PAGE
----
The end of the road
As I said before, every therapist is on a journey. They seek to heal from pain that has weighed on them since before the fall. This means their power has an expiration date. When they reach the end, regardless of what that means, their gifts fade away until all that's left is the connection they have to the source of their power. It's a strange thing to learn for those who are new to the gift. What does it mean to heal from something like that? How does one do it? These questions point to fear but they also point to hope. Their first steps are coupled with the fact that they will heal. It's not a matter of if, it's a matter of when. No matter the damage, the gift is more than a tool. It's a promise. For this reason, the doomsday therapists tend to be the most optimistic and laid back people you can encounter in the world.
While usually musical in nature, the therapists are fond of those they meet on their journey and are always willing to perform. They'll share stories, play music, dance, and more while briefly pausing for rest during their journey. The experience is said to be life changing. Take the more musically inclined among them, for example. While there is plenty of original material involved, therapists find their special brand of magic is far easier to use when the audience knows what to expect. They perform songs written by others more often than not, but not without adding their own style. The songs chosen tend to resonate deeply with the therapist in question, and their power allows them to share that resonance with others, a mutual process of healing.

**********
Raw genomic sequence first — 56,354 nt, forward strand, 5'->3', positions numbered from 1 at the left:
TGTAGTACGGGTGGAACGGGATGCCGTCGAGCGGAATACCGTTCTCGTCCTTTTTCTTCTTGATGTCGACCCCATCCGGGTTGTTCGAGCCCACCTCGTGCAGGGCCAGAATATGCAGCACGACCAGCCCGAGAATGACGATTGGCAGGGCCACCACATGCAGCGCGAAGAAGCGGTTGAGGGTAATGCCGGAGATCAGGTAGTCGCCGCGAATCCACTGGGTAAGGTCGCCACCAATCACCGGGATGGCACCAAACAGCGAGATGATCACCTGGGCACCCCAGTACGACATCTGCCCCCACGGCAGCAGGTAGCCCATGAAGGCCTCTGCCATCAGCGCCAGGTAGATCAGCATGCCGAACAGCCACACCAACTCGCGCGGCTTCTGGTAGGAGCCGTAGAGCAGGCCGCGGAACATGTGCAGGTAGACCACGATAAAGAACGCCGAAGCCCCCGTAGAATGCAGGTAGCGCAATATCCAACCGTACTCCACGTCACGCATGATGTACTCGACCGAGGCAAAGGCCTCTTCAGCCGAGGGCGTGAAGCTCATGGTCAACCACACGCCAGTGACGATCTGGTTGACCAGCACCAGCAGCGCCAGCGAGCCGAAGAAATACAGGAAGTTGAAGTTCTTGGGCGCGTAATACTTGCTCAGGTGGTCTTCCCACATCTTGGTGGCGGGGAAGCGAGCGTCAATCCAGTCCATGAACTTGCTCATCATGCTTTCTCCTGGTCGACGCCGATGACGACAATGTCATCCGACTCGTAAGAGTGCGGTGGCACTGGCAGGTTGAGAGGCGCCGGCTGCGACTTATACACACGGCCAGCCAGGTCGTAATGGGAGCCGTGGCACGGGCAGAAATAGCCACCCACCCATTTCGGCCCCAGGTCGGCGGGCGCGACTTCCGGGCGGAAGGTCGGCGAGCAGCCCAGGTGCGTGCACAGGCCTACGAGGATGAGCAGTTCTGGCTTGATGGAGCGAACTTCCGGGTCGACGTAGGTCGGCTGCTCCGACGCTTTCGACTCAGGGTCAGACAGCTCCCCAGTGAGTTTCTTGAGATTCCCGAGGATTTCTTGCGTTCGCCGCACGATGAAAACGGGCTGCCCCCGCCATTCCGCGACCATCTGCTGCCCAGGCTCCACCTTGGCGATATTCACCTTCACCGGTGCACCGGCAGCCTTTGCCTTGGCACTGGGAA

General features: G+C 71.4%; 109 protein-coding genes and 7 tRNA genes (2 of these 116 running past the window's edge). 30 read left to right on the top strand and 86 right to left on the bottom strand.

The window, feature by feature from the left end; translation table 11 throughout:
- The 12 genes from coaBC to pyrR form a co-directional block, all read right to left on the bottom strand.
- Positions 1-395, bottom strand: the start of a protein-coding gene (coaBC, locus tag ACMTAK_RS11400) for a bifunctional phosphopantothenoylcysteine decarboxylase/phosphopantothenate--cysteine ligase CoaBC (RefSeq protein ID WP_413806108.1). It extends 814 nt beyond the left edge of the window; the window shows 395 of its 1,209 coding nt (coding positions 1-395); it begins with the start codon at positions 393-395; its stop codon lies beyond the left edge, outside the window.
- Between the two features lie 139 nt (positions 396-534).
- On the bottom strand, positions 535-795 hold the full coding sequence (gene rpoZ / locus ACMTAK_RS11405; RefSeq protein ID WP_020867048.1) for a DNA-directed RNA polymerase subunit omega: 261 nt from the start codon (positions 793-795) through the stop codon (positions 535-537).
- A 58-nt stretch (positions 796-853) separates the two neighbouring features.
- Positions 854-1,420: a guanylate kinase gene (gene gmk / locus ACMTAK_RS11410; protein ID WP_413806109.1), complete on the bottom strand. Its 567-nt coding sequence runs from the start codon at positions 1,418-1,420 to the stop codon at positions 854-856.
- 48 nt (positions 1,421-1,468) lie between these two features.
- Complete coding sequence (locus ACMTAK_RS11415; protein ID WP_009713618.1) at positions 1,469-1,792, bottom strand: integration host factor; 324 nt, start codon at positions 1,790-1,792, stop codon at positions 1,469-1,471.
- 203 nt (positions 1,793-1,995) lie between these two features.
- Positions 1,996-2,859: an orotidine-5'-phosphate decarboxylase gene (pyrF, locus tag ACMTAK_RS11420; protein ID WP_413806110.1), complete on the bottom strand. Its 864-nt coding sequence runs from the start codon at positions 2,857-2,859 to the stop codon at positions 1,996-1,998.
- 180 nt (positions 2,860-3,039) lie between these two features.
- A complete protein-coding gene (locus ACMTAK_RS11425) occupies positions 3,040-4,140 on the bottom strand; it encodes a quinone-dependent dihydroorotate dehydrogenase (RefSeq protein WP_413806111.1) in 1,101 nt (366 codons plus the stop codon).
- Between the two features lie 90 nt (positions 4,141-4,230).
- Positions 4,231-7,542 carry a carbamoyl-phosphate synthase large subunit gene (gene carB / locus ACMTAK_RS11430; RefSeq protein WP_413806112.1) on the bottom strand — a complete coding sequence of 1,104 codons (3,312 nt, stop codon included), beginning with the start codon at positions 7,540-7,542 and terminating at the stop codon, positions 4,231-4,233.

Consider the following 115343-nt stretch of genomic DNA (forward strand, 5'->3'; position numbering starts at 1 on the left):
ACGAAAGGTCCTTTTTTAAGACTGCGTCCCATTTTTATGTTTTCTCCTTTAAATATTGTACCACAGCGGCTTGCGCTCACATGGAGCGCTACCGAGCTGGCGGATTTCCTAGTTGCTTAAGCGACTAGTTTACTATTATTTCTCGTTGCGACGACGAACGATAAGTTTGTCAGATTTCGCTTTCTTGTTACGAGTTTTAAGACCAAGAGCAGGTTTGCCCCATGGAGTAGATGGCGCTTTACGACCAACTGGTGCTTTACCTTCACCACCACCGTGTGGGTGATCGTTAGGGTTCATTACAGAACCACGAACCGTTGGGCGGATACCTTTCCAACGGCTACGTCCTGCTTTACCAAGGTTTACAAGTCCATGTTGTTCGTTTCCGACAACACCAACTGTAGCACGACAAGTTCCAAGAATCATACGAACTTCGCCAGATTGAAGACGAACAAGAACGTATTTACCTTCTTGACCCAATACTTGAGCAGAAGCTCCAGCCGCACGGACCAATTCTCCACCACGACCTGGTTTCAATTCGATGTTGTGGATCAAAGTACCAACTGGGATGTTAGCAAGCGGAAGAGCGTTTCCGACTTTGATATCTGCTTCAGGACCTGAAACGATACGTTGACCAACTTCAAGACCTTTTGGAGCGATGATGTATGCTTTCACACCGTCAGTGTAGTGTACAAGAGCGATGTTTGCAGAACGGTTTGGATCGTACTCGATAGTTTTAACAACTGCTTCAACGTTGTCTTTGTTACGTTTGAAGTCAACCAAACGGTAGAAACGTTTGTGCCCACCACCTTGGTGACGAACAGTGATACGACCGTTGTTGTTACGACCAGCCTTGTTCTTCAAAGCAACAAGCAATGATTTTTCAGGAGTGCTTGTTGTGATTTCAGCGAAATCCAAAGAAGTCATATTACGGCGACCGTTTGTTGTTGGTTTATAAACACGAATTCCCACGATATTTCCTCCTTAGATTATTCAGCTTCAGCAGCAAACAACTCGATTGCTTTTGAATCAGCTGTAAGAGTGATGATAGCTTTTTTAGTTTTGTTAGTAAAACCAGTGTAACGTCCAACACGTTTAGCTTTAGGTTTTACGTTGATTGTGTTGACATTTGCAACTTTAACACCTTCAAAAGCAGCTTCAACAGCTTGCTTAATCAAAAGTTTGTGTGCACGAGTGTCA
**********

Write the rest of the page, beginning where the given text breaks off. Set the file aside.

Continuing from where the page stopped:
Sympathy and Empathy
Now let me be clear, it isn't singing about your problems in hopes that others will feel sorry for you. Sympathy is an inherently selfish thing. It seeks to make you feel comfortable when confronted with someone else's hardships. That's not the case here. Empathy, though. Empathy is something truly powerful. Imagine having the power to transplant your experience into the hearts and minds of others. A lover's quarrel would end as soon as it had begun, killers and abusers may well experience guilt, and an entire crowd of people could truly know the burden you carry… and help you carry it. The therapists can sense emotions around them, being a whole new level of empathetic. They can smell emotions; taste them in the air. They can sense it through objects and locations. The more emotion, the more powerful the sensation. They can share this emotion with others and if need be, alter it. Needless to say no one can read a room like they can.